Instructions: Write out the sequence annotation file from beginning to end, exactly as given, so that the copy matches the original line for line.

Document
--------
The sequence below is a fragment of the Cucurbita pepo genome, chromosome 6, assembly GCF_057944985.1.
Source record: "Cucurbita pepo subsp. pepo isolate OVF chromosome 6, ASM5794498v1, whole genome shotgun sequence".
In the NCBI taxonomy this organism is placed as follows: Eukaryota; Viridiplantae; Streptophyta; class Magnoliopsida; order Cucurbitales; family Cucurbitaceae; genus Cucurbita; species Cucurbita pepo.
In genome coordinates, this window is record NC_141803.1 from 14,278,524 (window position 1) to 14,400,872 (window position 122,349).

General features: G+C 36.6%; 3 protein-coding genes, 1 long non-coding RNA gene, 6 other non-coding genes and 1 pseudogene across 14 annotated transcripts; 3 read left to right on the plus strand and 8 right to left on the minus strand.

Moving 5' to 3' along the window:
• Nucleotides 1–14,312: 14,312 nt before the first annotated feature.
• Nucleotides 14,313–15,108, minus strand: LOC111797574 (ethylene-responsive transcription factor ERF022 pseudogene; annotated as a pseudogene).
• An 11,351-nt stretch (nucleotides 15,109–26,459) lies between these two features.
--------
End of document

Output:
The sequence below is a fragment of the Cucurbita pepo genome, chromosome 6, assembly GCF_057944985.1.
Source record: "Cucurbita pepo subsp. pepo isolate OVF chromosome 6, ASM5794498v1, whole genome shotgun sequence".
In the NCBI taxonomy this organism is placed as follows: Eukaryota; Viridiplantae; Streptophyta; class Magnoliopsida; order Cucurbitales; family Cucurbitaceae; genus Cucurbita; species Cucurbita pepo.
In genome coordinates, this window is record NC_141803.1 from 14,278,524 (window position 1) to 14,400,872 (window position 122,349).

General features: G+C 36.6%; 3 protein-coding genes, 1 long non-coding RNA gene, 6 other non-coding genes and 1 pseudogene across 14 annotated transcripts; 3 read left to right on the plus strand and 8 right to left on the minus strand.

Moving 5' to 3' along the window:
• Nucleotides 1–14,312: 14,312 nt before the first annotated feature.
• Nucleotides 14,313–15,108, minus strand: LOC111797574 (ethylene-responsive transcription factor ERF022 pseudogene; annotated as a pseudogene).
• An 11,351-nt stretch (nucleotides 15,109–26,459) lies between these two features.